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Creepily realistic Japanese robot can move, make facial expressions and sing all on its own

  • 18
  • 08
  • 2016

Japanese scientists have unveiled a creepily realistic humanoid robot which has complete control over its limb and facial movements. The robot, known as “Alter,” uses electronic sensors that mimic the network of a human brain.

His arms, head and facial expressions are controlled by the sensors, giving the robot random patterns of movement similar to those made by real humans. Alter can also “sing” by converting the random movement of its fingers into an ominous melody.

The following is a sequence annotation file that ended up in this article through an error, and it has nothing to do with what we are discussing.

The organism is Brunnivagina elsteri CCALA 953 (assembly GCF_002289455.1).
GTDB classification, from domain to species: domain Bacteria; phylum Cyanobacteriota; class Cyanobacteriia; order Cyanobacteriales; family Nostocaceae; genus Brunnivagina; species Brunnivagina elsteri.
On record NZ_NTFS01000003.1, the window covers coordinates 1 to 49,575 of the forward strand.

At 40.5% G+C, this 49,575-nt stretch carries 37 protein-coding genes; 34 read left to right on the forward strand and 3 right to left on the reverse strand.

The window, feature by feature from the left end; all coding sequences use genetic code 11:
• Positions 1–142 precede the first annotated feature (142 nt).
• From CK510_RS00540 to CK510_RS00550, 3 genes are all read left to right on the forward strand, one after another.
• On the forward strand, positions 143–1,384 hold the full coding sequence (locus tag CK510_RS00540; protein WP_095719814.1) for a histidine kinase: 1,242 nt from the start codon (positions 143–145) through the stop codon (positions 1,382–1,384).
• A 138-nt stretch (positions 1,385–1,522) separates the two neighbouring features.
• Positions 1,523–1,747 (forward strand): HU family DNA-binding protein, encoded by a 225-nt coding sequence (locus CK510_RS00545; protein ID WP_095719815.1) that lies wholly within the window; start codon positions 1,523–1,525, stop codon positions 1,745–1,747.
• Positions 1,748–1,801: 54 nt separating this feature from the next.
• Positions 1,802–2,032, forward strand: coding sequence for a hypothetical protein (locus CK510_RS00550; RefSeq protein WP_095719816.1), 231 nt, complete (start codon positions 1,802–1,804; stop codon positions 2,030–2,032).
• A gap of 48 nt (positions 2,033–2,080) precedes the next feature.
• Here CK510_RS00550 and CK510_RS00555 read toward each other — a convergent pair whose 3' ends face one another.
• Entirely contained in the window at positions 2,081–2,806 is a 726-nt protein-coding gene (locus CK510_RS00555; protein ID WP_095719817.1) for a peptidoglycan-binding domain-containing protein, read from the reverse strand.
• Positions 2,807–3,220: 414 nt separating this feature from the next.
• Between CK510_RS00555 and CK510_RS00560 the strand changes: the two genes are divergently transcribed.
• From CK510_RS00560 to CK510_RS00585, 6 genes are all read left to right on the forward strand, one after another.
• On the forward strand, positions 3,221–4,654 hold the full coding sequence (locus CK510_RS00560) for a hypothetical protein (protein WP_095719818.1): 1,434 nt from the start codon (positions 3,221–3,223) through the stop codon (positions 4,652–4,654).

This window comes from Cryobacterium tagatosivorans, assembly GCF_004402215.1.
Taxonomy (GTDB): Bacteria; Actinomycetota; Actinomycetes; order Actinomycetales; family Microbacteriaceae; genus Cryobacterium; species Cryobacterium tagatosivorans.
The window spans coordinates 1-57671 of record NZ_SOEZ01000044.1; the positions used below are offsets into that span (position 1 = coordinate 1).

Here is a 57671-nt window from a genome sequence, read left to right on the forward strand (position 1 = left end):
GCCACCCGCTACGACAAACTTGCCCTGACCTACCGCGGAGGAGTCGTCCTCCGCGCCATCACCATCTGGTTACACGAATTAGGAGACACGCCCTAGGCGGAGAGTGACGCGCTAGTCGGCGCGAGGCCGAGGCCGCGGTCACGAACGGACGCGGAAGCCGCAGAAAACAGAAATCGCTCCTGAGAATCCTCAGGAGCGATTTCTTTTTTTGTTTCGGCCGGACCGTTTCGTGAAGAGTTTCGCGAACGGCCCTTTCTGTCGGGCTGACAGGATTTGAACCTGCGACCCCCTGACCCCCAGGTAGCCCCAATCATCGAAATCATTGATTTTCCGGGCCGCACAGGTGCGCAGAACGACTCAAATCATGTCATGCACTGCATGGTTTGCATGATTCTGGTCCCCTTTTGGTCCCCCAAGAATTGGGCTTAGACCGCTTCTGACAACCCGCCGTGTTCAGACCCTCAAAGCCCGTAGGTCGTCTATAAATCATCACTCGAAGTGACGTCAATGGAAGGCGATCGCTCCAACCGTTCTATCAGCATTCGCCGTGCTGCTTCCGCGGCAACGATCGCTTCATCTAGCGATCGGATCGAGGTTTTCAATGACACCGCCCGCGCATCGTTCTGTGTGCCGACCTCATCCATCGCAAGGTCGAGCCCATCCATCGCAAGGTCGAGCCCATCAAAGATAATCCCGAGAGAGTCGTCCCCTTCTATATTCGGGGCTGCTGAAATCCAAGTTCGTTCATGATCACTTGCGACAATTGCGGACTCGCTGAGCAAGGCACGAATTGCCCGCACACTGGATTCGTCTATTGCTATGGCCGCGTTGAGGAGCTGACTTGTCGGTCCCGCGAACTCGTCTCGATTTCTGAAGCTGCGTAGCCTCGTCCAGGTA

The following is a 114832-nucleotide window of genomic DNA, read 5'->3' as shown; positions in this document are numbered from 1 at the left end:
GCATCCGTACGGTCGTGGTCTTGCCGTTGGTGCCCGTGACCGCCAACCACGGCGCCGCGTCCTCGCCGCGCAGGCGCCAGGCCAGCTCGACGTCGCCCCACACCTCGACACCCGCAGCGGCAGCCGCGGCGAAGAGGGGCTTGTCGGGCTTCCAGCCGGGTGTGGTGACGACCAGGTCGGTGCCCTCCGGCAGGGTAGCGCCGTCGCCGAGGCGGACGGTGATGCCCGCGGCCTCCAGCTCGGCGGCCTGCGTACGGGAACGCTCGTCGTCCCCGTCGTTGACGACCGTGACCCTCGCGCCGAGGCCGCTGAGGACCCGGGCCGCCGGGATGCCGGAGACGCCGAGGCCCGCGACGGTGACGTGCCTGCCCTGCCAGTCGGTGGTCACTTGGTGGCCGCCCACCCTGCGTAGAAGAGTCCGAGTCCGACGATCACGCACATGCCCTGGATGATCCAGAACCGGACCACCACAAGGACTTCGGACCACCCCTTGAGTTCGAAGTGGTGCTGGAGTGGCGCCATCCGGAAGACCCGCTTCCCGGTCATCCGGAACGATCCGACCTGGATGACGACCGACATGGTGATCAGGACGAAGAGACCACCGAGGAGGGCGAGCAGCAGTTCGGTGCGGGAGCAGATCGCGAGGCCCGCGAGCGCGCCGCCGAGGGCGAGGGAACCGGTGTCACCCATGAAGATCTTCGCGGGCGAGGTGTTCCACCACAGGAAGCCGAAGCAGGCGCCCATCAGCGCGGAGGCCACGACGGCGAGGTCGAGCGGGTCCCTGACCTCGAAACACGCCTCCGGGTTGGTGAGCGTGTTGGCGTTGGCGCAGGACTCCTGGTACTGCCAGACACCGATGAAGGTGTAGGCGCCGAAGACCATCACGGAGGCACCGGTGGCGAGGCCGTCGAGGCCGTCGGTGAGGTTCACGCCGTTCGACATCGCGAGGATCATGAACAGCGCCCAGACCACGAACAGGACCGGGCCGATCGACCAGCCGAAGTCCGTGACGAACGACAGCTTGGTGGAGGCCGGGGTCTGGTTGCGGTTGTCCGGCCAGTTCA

The humanoid robot "Alter"

(Koji Sasahara/AP)
What makes Alter particularly unsettling is the fact that only part of its hands and face are covered with silicon to look similar to skin, while most mechanical components are left exposed so that people can marvel at its complex movements.

Alter’s motions are set by 42 pneumatic actuators and a “central pattern generator, a network that replicates neurons. These can detect proximity, temperature and (weirdly) humidity.

"Alter," a humanoid robot

(Yasuhiro Takami/AP)
While Alter’s jerky motions don’t quite look human yet, there’s definitely something slightly unsettling about a robot that can “think” for itself.

Alter was unveiled to the public at the National Museum of Emerging Science and Innovation in Tokyo on July 29.

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